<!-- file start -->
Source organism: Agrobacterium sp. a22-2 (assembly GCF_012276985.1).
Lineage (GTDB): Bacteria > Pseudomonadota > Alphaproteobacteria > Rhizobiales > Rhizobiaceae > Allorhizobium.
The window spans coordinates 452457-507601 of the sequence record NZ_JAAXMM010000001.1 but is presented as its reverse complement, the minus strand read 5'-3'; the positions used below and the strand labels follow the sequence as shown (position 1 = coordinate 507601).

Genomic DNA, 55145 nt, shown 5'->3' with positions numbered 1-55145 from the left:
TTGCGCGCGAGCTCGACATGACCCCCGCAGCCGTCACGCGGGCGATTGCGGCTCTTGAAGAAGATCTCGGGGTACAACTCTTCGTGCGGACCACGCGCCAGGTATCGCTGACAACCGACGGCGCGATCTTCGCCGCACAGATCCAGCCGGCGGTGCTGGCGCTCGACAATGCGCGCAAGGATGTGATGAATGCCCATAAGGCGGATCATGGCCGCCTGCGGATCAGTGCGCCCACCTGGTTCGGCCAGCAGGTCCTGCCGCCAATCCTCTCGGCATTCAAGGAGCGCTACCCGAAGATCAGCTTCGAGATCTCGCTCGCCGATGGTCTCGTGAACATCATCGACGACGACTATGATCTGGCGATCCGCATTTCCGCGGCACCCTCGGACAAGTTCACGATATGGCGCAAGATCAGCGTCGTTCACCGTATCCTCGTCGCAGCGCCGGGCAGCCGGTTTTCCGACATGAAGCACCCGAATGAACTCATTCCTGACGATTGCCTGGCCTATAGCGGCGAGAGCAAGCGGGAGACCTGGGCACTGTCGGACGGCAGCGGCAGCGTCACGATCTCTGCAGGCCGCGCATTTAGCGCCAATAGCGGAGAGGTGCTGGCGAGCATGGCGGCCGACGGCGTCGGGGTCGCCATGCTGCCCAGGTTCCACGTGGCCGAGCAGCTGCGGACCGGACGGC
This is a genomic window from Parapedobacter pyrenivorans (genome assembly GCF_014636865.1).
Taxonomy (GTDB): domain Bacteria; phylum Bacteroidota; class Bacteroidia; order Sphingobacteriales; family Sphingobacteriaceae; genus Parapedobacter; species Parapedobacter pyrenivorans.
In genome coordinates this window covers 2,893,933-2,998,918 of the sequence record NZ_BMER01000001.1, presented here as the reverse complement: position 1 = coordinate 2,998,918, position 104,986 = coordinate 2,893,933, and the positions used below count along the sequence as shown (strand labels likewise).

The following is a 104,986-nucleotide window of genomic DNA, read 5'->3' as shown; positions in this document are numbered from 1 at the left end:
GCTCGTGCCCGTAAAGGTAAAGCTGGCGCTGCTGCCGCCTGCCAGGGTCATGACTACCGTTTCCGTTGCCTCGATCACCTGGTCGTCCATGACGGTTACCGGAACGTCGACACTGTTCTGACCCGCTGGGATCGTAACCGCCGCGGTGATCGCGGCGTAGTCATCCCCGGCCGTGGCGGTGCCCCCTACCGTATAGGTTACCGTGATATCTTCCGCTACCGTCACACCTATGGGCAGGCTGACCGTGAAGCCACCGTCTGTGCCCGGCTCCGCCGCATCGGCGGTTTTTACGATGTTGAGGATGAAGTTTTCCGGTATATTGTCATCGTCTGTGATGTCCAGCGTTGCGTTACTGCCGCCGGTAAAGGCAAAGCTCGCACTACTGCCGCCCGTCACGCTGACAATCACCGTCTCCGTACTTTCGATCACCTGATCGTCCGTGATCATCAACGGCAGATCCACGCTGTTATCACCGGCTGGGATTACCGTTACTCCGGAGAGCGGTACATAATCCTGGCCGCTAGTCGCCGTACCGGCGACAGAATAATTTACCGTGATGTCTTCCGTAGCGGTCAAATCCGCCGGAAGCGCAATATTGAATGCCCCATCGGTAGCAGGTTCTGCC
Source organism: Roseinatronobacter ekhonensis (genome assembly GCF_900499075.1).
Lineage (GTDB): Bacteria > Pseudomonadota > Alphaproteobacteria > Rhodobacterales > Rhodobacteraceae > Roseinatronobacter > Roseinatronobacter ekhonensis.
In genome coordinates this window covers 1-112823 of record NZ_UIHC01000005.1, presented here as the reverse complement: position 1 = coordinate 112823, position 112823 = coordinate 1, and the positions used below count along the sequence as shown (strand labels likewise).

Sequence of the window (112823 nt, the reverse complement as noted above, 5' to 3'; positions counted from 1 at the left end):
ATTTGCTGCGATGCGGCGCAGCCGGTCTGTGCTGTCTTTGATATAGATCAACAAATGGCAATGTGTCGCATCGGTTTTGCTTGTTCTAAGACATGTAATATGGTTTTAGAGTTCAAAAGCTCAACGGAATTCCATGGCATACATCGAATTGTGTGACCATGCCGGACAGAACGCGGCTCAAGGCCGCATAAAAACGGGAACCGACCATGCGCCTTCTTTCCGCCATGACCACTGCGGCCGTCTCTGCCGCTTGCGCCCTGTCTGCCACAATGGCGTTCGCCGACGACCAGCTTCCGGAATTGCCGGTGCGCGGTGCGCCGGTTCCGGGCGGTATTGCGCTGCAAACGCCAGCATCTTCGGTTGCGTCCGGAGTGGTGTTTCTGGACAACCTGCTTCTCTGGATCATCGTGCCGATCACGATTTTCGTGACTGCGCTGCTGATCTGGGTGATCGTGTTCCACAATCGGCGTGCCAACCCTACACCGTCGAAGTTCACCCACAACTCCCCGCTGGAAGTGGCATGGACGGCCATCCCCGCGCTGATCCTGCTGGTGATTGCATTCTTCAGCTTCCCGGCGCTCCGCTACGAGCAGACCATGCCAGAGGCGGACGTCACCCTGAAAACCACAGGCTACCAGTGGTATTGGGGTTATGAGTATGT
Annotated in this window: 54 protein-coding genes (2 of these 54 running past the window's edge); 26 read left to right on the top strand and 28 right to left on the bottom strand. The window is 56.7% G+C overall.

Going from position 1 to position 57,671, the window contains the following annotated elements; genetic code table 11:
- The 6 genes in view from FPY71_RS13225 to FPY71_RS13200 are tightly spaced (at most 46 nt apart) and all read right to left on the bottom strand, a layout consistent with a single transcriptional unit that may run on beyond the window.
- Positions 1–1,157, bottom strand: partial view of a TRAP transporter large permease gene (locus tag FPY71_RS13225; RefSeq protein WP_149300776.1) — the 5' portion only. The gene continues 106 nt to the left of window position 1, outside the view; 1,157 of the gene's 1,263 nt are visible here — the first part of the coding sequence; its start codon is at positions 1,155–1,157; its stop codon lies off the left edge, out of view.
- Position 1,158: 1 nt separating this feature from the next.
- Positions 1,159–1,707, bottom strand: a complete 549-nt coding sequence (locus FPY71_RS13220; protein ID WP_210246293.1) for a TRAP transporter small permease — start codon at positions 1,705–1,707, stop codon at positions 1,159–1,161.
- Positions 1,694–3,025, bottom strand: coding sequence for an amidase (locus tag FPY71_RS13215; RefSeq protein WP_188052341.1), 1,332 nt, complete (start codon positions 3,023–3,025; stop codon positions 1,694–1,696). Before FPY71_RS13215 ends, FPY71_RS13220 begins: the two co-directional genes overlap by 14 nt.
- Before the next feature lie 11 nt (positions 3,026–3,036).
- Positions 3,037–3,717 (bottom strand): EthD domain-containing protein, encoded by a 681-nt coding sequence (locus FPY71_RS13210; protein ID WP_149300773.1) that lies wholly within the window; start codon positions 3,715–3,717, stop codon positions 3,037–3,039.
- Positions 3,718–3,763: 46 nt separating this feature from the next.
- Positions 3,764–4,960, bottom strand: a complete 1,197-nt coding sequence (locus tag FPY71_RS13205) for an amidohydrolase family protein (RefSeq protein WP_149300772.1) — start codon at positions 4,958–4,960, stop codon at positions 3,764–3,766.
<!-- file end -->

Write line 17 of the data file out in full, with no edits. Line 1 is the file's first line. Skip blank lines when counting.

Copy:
Going from position 1 to position 57,671, the window contains the following annotated elements; genetic code table 11: